Ameneh Shahbazi, 34, has been named as yet another victim of the recent fuel price protests in Iran. Shahbazi was shot and killed in Marlick, Karaj, on Sunday, November 17. IranWire understands that at least a hundred people have been killed in the protests.

An informed source told IranWire: “[Ameneh] had left home to buy medicines when she became aware of the protests. A man was shot near her. She knelt down to wrap her scarf around the leg of the wounded person, when she was shot in the back of the head.”

Shahbazi was a housewife and mother to 15-year-old Amir Hossein, 12-year-old Mersad, and 4-year-old Baran. Her husband was a motorcycle delivery driver. IranWire understands that the authorities failed to deliver Shahbazi’s body to her family.

“A friend in the forensic medicine department [at a local hospital] said they will deliver the body to Behesht Zahra Cemetery,” a source told IranWire. “When we arrived at Behesht Zahra, the cemetery managers said the body had not been delivered to them. We insisted on an explanation – eventually we were directed to the morgue. There, we were told that the authorities could not release the body. The morgue managers had been ordered to return the body to forensic medicine, who would bury it, and then report to us.”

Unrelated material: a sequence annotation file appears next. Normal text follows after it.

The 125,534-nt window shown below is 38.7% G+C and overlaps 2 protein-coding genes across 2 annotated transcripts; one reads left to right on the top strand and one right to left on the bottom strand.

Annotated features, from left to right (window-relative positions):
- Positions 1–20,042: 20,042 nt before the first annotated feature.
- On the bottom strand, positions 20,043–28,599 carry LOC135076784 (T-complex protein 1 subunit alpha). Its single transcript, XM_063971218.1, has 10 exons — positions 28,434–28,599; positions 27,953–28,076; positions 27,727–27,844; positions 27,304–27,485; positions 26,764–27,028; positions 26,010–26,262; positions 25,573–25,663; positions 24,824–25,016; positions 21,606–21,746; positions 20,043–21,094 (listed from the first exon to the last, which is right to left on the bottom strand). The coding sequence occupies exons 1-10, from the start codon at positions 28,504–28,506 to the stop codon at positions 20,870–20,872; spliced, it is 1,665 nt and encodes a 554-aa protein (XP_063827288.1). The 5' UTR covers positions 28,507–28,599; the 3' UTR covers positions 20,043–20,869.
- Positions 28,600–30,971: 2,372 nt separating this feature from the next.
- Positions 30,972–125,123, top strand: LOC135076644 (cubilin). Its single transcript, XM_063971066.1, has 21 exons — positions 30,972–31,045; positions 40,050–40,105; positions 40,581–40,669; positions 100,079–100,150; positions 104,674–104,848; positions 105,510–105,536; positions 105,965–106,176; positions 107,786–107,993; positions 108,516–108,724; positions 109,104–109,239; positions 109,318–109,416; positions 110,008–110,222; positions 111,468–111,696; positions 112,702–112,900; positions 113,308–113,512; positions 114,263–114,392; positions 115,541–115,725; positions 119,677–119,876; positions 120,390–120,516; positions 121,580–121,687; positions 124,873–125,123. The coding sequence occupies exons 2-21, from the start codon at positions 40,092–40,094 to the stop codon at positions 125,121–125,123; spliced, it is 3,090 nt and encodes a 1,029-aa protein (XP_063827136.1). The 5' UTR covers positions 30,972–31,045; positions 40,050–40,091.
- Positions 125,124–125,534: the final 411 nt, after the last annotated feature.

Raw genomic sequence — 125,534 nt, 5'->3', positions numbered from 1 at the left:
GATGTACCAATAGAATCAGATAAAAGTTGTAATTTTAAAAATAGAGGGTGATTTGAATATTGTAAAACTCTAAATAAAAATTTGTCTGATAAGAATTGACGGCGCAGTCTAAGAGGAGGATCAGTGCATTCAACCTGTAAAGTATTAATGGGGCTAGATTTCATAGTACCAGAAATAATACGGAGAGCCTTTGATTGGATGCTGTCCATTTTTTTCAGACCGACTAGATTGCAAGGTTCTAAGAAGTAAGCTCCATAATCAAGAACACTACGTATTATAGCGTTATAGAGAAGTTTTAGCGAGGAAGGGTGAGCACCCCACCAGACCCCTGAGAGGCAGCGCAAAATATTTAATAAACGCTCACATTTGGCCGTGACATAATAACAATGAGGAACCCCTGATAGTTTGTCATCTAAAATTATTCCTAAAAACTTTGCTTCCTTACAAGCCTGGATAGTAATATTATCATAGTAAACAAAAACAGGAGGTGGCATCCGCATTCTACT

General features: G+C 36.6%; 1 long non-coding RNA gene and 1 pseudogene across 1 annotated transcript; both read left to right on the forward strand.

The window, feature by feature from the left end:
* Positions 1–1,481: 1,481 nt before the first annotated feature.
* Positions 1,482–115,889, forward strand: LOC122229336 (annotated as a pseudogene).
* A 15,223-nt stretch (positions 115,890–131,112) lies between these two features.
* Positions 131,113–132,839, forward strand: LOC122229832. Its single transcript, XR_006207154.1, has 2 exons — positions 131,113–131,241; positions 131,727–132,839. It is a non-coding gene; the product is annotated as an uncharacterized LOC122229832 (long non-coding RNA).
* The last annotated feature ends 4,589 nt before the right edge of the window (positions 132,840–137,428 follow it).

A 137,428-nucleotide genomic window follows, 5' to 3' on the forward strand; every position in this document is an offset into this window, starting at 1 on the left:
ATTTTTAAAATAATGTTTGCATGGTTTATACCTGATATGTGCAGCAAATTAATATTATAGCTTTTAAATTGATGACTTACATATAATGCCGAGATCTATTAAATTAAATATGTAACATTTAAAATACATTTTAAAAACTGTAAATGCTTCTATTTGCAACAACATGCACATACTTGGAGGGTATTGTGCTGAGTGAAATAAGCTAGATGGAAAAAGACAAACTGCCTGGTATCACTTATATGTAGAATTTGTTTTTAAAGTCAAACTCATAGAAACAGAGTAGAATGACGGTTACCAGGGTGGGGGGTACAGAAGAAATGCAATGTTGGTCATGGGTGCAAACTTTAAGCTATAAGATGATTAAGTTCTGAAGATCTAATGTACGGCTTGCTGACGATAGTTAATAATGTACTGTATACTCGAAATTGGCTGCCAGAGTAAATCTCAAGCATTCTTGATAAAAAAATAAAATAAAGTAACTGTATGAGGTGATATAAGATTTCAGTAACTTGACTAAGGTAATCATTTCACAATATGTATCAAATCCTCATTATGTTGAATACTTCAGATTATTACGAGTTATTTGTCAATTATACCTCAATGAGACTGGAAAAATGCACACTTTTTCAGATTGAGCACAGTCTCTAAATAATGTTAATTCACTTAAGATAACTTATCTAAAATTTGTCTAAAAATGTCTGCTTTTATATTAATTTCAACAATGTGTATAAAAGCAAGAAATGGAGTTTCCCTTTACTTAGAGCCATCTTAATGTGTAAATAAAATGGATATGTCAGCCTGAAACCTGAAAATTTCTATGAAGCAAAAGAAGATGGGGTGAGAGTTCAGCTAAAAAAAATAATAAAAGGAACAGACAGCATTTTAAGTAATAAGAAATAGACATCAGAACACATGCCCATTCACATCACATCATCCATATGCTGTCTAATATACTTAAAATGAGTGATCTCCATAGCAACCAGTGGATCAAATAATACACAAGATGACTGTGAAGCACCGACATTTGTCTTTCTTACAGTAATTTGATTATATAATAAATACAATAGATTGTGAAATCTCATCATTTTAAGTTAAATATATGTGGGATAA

Officials at the forensic medicine department then held “classes” to give specific instructions to the families of those killed in the protests. The instructions said that no special ceremonies should be held at the funerals, and that family members were not to give interviews to journalists or others.

Shahbazi’s family finally received her body on Tuesday, November 19, through friends working at the forensic medicine department and the cemetery. The friends had asked the family how much they could pay to receive the body – but they relented when they realized that the husband worked as a delivery driver.

The source also told IranWire that Shahbazi’s family had been contacted by police detectives.

“We do not know what the police want with [Shahbazi’s family]. Maybe they just have more instructions for them. But on the phone, the police asked the family to report to the police station to file a complaint. But a complaint against who?”

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